|Ship Class||New Orleans-class Heavy Cruiser|
|Builder Name||Fore River plant, Bethlehem Shipbuilding Company,|
|Laid Down||2 Jan 1934|
|Launched||21 May 1936|
|Commissioned||24 Feb 1937|
|Sunk||9 Aug 1942|
|Displacement||9,400 tons standard|
|Armament||9×203mm, 8×127mm, 2×1.4 kg, 8×12.7mm|
Contributor: C. Peter Chen
ww2dbaseThe cruiser Vincennes was named after the city of Vincennes, Indiana, United States. Her shakedown cruise took place to Sweden, Finland, France, and England. Upon return to the United States, she was assigned to Cruiser Division 7, Scouting Force, and operated out of San Diego, California. She was modernized in Apr 1939.
ww2dbaseAs the European War began in Sep 1939, Vincennes patrolled the east coast to protect American ships from any possible hostilities. After overhaul at Portsmouth Navy Yard in Norfolk, she sailed to the the Caribbean Sea in early 1941 to conduct gunnery and landing exercises. On 17 Mar 1941, she sailed for South Africa to bring back a shipment of gold bullion given by the United Kingdom as lend-lease payment. She continued to patrol and make journeys across the Atlantic through the entrance of the United States in WW2.
ww2dbaseIn Mar 1942, Vincennes became a part of Task Force 18 of the Pacific Fleet, which was centered around the carrier Hornet. On 2 Apr 1942, she escort the Doolittle raiders on their journey to bomb Japanese cities.
ww2dbaseDuring the Battle of Midway, Vincennes was attacked by Japanese B5N "Kate" torpedo bombers but successfully fended herself. She also protected her classmate Astoria by providing additional anti-aircraft support. Battle damage sustained during Midway put Vincennes in the yard at Pearl Harbor for repairs until early Jul 1942. She departed Pearl Harbor on 14 Jul for the South Pacific.
ww2dbaseOn 7 Aug 1942, during the Guadalcanal Campaign, Vincennes covered the transports landing Marines on Guadalcanal. At 1320, Japanese aircraft retaliated unsuccessfully, and Vincennes scored two kills against the oncoming aircraft. At 1158 the next day, the Japanese attacked again, this time with 27 G4M "Betty" bombers; this second attack also failed, and Vincennes scored seven kills against Japanese torpedo bombers. That afternoon, reported indicated a Japanese surface force coming down from Rabaul. The Japanese force, led by Vice Admiral Gunichi Mikawa, struck at 0137 in the early hours of 9 Aug. Although the southern group had already engaged in combat, the northern group in which Vincennes belonged to received no warning. Therefore, when Japanese spotlights illuminated Vincennes at 0155, it was a total surprise. She managed to fire off several rounds at the sources of the spotlights with her main battery, but she was quickly overwhelmed by shells; her bridge, carpenter shop, and radio antenna were all hit during the Japanese first salvo. Another hit ignited the aircraft in Vincennes' hangar, causing a stubborn fire with aviation fuel. At 0200, one or two torpedoes, fired long before, struck Vincennes and disabled her within minutes. At 0210, the Japanese force withdrew from combat, but by this time she already suffered from an alarming list to port. Captain Frederick Lois Riefkohl ordered the men to abandon ship at 0230. She rolled over and sank at 0250. The Battle of Savo Island caused 332 deaths aboard Vincennes, wounding 258.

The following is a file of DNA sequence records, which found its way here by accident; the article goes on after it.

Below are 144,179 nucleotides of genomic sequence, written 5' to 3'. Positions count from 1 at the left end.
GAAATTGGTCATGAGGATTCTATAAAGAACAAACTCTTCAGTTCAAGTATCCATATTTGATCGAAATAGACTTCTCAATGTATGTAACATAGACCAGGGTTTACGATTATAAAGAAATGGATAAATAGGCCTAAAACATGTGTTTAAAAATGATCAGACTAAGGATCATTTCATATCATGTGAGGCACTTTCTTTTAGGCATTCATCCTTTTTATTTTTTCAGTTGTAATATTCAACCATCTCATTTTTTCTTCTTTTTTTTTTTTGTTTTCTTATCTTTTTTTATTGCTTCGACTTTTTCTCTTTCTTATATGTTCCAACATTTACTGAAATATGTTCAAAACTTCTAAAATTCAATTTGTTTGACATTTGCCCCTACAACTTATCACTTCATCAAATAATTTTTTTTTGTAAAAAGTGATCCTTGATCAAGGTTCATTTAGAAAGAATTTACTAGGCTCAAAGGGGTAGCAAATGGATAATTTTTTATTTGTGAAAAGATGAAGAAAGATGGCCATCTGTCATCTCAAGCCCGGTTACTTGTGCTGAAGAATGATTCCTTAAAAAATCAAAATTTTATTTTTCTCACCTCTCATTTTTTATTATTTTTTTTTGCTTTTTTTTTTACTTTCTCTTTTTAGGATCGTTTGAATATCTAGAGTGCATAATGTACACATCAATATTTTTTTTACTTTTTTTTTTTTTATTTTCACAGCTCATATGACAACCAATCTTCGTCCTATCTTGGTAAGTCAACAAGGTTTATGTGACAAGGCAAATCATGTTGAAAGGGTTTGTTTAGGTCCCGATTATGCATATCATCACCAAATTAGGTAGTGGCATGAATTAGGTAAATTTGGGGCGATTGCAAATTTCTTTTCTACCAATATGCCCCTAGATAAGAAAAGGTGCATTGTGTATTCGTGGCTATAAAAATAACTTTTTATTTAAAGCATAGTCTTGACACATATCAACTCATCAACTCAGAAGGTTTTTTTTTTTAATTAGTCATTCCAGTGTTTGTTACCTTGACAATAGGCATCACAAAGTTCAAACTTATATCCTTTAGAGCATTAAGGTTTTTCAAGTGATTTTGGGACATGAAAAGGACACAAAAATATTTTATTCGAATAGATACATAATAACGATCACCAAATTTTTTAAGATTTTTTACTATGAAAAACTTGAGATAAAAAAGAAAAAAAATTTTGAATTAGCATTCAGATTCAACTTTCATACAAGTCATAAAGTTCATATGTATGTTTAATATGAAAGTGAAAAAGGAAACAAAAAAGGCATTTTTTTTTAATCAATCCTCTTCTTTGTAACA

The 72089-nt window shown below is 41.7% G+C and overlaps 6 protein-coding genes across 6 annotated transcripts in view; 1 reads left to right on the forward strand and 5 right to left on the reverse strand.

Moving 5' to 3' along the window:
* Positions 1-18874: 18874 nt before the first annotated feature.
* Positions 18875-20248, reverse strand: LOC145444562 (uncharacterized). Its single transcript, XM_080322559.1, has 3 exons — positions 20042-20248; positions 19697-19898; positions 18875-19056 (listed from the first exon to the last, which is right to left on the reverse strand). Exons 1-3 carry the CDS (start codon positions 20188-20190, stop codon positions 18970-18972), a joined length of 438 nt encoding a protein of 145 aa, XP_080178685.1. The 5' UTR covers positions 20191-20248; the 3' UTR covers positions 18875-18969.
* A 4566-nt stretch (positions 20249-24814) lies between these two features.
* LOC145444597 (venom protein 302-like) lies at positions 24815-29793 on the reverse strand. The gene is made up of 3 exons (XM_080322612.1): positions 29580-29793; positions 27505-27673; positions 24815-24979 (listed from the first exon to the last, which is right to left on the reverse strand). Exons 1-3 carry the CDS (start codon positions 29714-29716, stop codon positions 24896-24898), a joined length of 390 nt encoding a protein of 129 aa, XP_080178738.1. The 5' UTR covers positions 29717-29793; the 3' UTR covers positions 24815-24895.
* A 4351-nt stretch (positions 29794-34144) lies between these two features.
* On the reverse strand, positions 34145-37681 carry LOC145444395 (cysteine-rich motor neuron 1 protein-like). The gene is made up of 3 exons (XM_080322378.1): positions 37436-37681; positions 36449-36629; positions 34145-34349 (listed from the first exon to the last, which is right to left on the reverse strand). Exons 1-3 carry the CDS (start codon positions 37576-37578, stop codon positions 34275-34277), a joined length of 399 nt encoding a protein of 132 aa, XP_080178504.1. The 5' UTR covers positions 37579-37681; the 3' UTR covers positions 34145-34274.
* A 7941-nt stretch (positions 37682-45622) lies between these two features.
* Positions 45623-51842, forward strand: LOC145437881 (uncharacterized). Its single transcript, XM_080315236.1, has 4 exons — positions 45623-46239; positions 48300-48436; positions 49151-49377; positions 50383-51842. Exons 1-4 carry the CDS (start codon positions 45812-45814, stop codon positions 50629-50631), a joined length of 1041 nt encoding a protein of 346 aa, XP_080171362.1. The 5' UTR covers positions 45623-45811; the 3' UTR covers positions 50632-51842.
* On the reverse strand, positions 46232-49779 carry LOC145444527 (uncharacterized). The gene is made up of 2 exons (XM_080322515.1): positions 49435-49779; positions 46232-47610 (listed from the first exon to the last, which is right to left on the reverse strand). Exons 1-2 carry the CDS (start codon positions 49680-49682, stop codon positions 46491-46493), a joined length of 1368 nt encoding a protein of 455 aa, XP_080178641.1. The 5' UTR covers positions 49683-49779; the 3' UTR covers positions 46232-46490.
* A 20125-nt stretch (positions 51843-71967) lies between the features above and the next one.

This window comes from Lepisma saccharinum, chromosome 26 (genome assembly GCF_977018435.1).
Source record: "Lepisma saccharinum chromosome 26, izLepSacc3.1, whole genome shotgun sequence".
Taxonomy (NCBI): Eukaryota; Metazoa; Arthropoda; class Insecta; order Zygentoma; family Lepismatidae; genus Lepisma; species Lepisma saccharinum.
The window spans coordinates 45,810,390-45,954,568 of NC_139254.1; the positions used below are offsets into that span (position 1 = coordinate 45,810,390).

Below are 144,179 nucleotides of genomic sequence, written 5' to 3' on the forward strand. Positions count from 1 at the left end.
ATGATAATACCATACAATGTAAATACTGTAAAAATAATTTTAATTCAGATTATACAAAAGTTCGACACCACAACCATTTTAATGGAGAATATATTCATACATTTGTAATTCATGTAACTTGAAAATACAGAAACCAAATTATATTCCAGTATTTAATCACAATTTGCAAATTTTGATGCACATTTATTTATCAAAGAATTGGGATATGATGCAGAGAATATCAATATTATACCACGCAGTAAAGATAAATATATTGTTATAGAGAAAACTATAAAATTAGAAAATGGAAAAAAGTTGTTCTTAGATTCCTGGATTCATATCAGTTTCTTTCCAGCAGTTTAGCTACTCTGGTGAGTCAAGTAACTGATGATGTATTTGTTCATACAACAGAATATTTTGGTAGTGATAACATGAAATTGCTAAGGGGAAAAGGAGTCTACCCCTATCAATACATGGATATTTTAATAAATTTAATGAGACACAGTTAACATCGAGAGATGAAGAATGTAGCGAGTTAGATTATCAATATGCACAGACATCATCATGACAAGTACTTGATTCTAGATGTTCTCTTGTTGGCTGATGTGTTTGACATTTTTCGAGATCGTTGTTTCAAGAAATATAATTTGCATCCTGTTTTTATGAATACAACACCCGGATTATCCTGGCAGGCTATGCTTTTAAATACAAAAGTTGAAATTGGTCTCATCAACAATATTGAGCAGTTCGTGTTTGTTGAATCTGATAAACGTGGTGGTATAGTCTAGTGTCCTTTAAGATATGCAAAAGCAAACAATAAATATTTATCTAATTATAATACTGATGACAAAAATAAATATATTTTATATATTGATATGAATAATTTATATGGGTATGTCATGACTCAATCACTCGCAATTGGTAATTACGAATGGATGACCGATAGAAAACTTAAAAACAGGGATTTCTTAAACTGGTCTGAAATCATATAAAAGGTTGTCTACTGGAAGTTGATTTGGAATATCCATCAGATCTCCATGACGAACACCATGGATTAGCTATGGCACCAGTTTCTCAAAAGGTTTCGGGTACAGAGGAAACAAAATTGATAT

ww2dbaseSources: the Struggle for Guadalcanal, Wikipedia.
Last Major Revision: Nov 2006
Heavy Cruiser Vincennes Interactive Map
Vincennes Operational Timeline
|24 Feb 1937||Vincennes was commissioned into service.|
|28 May 1940||American ambassador to France, William Bullitt, sent a telegram to the United States asking President Roosevelt to dispatch a cruiser to Bordeaux, France to bring weapons for the French police to quell a feared "Communist uprising" and to embark French and Belgian gold reserves. Heavy cruiser USS Vincennes would sortie from Hampton Roads, Virginia, United States with destroyers USS Truxtun and USS Simpson in response to the ambassador's request.|
|9 Jun 1940||American cruiser USS Vincennes and destroyers USS Truxton and USS Simpson arrived at Casablanca, French Morocco. They began taking on what would be 200 tons of gold from the French reserves to be brought back to the United States for safekeeping.|
|10 Jun 1940||American cruiser USS Vincennes and destroyers USS Truxton and USS Simpson departed Casablanca, French Morocco for the United States with 200 tons of gold from the French reserves.|
|20 Jun 1940||American cruiser USS Vincennes and destroyers USS Truxton and USS Simpson arrived at New York, New York, United States with 200 tons of gold from the French reserves.|
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George Patton, 31 May 1944